ID: Lost no longer
bag and win a trip to Paris
OK, so this year's congress bags are beautiful. The only problem, they
are all alike and there are some 2,500 of them around. In order to sort
out which one's yours, the congress organisers had a great idea: put a
microchip in the label. The Indexel© ID chip, visible in a small slit
in the lower part of the label, was supplied by Merial and can be read
at three "ID points": the Merial, Fecava and EuroPetnet stands.
Congress participants are invited to have their chip read at one of
these stands - not only a fool-proof way to prove your bag's ownership,
but also a way to win a trip to Paris! Further information is available
at the stands.
Electronic identification is not only a standard accessory of bags
here in Granada, but as your Spanish colleagues will tell you, Spain was
one of Europe's first countries to have adopted this technique to identify
pets. No wonder that the veterinary profession in Spain has been actively
involved in EuroPetnet, the European data base network of electronic identification
of pets. Want to know more? Why not attend the session on electronic identification
in Europe? (Fecava, EuroPetnet, Sunday 9.00 am - 1.00 pm, Seminarion 3-4-5)
For those keen to learn how to kick their heels and swing their skirts
the Flamenco way, here's a fantastic opportunity! Granada's top Dancing
School, the Conservatorio de Dansa de Granada, supplies teachers for two-hour
classes during Friday and Saturday. Sessions will taken place at congress
in a specially adapted hall (Sala de Prensa, floor 2, near the Commercial
exhibition). Why not go there tomorrow and show off your skills in the
evening at the Flamenco Fiesta?
Four classes will be held each day. Inscription is free but registration
is requested, and places are limited to twenty participants. Interested
participants need to sign up at the Hill's hospitality desk, located in
front of the Congress Documentation Handling and Technical Secretariat
(Palacio de Congresos, Floor 0).
The magnificent finale which is to close tonight's opening ceremony
will be given by the famous flamenco dancer Antonio Canales. An internationally-recognised
artist, Antonio Canales returned to the Spanish stage after triumphing
on his latest international tour. After travelling around the world with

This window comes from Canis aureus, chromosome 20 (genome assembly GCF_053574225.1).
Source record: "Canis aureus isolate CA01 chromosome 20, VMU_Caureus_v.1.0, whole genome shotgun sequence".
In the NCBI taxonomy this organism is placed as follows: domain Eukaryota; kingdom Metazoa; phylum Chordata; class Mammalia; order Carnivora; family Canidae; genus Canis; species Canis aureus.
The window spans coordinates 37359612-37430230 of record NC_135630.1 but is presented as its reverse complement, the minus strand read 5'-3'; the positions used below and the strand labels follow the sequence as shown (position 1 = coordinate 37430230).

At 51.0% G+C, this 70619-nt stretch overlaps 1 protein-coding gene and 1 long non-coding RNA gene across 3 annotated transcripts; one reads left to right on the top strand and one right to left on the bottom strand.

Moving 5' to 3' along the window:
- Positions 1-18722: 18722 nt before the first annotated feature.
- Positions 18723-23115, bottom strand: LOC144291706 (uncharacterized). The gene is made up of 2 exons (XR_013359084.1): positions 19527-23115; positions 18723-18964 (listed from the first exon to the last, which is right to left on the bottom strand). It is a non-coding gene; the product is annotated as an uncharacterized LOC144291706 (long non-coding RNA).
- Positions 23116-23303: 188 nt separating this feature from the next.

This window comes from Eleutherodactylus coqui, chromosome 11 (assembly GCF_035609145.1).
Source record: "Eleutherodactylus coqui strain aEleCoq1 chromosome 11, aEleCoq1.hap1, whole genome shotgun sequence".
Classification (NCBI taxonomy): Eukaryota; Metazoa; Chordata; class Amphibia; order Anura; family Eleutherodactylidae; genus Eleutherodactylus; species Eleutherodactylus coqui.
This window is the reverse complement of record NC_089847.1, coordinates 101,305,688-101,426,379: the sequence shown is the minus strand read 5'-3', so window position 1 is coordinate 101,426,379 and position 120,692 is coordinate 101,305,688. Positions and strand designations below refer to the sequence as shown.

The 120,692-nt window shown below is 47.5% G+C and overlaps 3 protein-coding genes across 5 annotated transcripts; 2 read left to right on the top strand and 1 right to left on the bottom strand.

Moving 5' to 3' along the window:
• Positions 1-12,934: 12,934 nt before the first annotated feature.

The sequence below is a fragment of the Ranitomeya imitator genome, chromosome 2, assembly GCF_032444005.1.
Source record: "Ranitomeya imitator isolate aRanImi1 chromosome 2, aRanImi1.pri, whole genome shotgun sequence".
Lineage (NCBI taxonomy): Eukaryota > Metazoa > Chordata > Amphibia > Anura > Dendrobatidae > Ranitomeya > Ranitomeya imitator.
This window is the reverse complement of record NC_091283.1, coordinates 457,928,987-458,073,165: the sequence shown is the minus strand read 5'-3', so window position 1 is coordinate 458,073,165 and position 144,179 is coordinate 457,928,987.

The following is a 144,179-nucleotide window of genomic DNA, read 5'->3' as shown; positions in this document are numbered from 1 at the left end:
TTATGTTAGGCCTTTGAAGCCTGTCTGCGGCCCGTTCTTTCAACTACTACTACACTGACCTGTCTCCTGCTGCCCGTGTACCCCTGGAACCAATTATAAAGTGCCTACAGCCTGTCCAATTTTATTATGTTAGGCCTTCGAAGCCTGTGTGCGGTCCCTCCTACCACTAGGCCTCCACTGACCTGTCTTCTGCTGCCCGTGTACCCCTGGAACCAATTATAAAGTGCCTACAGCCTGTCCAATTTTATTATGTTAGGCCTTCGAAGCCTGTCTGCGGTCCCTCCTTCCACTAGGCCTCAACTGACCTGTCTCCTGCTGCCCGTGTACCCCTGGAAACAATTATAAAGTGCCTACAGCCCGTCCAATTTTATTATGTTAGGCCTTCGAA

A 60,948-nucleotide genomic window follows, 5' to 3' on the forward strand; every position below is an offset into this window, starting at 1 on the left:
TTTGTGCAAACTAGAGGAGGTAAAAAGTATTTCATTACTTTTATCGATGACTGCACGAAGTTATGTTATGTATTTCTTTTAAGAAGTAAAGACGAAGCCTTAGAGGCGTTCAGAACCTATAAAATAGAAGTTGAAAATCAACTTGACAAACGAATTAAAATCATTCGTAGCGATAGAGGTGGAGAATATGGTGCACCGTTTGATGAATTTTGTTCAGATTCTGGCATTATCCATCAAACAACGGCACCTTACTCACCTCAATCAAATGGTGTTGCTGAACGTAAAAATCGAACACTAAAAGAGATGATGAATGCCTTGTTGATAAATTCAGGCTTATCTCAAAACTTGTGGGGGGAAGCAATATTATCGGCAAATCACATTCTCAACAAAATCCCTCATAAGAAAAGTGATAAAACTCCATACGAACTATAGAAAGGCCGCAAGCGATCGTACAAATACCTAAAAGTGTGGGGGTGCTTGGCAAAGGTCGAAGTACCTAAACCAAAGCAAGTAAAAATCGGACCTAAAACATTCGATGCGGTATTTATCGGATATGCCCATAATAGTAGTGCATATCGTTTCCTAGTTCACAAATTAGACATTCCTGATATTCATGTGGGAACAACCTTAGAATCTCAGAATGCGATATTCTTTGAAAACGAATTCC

his latest show, he will put on an exclusive performance specially produced
for our congress.
Antonio Canales was born in Seville in 1961. His grandfather, from whom
he borrowed his stage name, was a singer; his mother, a dancer. Canales
began to study classical dance at 13, with Maria Luisa Rivas. At age 17
he was selected by the Spanish National Ballet and moved to Madrid. On
the advice of the great Antonio, who directed flamenco for the Ballet,
Canales specialized in flamenco, without giving up classical ballet. Within
four years he became the company's lead dancer.
He then worked at the Madrid tablao (flamenco club) Los Cavales. On
tour with the National Ballet in Syracuse, he met Maguy Marin, who cast
him in the main role of her dance piece, Calambra.
In 1988, he received Italy's Navisela Award. Returning to Spain, he
appeared in more than 50 original dance pieces as lead dancer for such
important flamenco companies as Luisillo, Manuel Vargas, Cumbre Flamenco,
Rafael Aguilar, Carmen Cortès and others.
Invited to numerous festivals and galas alongside the great international
dancers, he crossed paths with Maia Plissetskaya, Rudolf Nureyew, Sylvie
Guillem, Carla Fracci, Patrick Dupond, Peter Schaufluss and Julio Bocca.
In 1990, he and Bocca shared Mexico City's Best International Dancer award.
In 1991, he appearded at the World Financial Cencer in New York for
the 500th anniversary of the discovery of the Americas, at the Festival
of Holland, at the Meiji Hall in Tokyo. In 1992, he started his own company
and toured the world with his own dance ballet: Carmen Amays and Torero.
At the same time Canales continued his career as a soloist. In 1994,
he received the Gold Insignia of the Perla of Cadix. In 1995, he was named
member of the National dance Council by Spain's Ministry of Culture. He
received the National Dance Prize and was given his own dance center. His
company has since toured the world